The Supreme Court has today handed down judgment in the cases of Sharland v Sharland and Gohil v Gohil. Both concern applications to set aside final agreements and court orders to settle financial claims on a divorce in circumstances where there has been either a material non-disclosure or fraud.
In both cases the victims of the non-disclosure and fraud have had their appeals allowed reaffirming the importance of giving full and frank disclosure within financial remedy proceedings.
This matter was settled part way through a final hearing. The main issue related to the value of, and the wife’s ongoing interest in, the husband’s shareholding in a company. The value of the husband’s shareholding would be affected by the manner in which he was able to sell the shares. In the run up to, and in oral evidence at the final hearing, the husband’s evidence was that an initial public offering (IPO) was most unlikely in the short term and probably not until 5-7 years in the future.
The proceedings were comprised in an agreement which provided for the wife to receive a significantly larger share now of their properties and cash. At the point in the future at which the shares were ultimately sold a sum would be placed into trust for one of their children, a lump sum would be paid to the wife and she would receive 30% of the remaining balance. In essence she took more money now on the basis that the husband would receive the greater share of the proceeds of sale of the shares some years in the future.
It was subsequently discovered by the wife in the period between the order being lodged with the court and being sealed by the court that active preparations were underway for an IPO of Appsense. The wife applied to the court for an order that the final hearing be resumed. The husband cross applied for a notice to show cause why the order embodying their previous agreement should not be sealed.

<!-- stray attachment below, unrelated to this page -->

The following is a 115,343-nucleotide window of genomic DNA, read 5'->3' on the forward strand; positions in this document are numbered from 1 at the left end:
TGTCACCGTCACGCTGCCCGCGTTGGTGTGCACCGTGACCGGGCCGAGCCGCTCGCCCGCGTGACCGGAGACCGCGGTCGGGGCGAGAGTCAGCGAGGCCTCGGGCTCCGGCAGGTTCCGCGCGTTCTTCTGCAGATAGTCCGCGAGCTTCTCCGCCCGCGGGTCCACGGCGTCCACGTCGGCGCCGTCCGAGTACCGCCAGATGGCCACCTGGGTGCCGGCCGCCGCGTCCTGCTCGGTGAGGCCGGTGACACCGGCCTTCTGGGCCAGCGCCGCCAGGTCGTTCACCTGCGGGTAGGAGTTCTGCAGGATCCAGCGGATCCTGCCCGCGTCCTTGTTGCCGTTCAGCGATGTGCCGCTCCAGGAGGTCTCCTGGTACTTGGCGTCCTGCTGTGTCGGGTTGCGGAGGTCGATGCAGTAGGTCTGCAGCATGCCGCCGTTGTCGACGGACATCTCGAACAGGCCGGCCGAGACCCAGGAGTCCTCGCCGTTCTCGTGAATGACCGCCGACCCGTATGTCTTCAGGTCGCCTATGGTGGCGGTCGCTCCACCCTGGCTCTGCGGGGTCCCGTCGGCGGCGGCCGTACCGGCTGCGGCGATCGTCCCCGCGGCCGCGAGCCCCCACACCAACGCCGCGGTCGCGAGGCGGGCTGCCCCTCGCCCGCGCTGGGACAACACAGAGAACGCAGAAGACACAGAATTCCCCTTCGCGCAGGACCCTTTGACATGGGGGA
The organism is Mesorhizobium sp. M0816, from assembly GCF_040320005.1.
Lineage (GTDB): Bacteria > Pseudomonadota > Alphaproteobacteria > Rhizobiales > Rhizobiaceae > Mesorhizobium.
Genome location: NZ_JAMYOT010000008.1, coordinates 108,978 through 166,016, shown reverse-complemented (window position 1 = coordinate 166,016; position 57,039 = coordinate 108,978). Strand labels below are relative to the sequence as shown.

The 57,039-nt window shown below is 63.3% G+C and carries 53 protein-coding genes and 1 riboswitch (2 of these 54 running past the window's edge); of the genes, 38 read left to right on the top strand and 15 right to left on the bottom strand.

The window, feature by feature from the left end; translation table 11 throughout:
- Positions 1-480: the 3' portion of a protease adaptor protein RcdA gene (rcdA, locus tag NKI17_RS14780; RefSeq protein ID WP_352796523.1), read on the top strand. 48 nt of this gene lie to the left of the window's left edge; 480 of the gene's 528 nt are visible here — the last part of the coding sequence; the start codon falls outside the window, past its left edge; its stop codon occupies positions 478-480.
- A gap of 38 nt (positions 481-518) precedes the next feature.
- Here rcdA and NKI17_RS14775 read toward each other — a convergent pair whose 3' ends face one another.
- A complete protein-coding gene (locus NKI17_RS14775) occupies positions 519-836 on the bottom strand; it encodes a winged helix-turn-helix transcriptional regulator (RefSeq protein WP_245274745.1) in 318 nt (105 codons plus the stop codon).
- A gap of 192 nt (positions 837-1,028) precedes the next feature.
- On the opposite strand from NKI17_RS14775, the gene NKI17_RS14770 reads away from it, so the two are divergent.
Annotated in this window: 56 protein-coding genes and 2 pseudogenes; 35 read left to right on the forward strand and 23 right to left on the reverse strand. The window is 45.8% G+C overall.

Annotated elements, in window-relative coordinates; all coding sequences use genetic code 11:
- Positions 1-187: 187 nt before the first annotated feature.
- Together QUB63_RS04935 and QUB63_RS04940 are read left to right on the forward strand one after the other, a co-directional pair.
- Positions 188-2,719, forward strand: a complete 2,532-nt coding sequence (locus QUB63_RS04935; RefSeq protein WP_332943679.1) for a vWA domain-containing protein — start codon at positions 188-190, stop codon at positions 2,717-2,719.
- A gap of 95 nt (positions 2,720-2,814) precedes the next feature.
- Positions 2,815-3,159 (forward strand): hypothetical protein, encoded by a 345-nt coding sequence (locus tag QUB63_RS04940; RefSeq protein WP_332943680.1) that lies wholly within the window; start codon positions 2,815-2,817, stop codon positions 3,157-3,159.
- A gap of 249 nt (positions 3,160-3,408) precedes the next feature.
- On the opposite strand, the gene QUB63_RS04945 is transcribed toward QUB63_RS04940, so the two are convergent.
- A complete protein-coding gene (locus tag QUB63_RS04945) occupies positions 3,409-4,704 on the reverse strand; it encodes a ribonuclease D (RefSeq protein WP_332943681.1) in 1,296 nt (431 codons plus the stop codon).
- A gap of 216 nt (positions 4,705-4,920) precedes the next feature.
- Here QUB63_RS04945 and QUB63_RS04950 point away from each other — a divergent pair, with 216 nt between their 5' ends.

At first instance the court had regard for the case of Livesey v Jenkins  which states that “it is not every failure of frank and full disclosure which would justify a court in setting aside an order of the kind concerned in this appeal. On the contrary it would only be in cases when the absence of full and frank disclosure had led to the court making… an order which is substantially different from the order which it would have made if such disclosure had taken place that a case for setting aside can possibly be made good”.
The Judge held that the non-disclosure was seriously misleading and that it was “inconceivable that I would not have regarded them [the IPO discussions] as relevant to the exercise of my discretion”. However, applying the test in Livesey v Jenkins, he concluded that had such proper disclosure taken place the order would not have been substantially different to the agreement the parties had reached. On that basis he dismissed the wife’s application to resume the trial.
The Wife appealed to the Court of Appeal, who upheld the earlier judgment. Lord Justice Moore-Bick acknowledged in the lead judgment that “it may be unusual for a Judge to conclude that despite a deliberate failure by one party to give full and frank disclosure the resulting order should not be set aside, but ultimately that must depend on the nature of the non-disclosure and its effect on the outcome of the proceedings”. Lady Justice Macur similarly noted that “the audacity and extensive practice of a deceit cannot be determinative of the degree of its materiality to the substance of an order of the Court… it will not necessarily undermine the rationale or content of an order made…”. In contrast, in his robust dissenting judgment, Lord Justice Briggs took the view that the materiality of the husband’s non-disclosure was better described as “fraud”, represented a “serious abuse of process” and that “there is a public interest in the protection of the court’s processes from fraud which transcends other case management considerations such as finality, economy and speed”.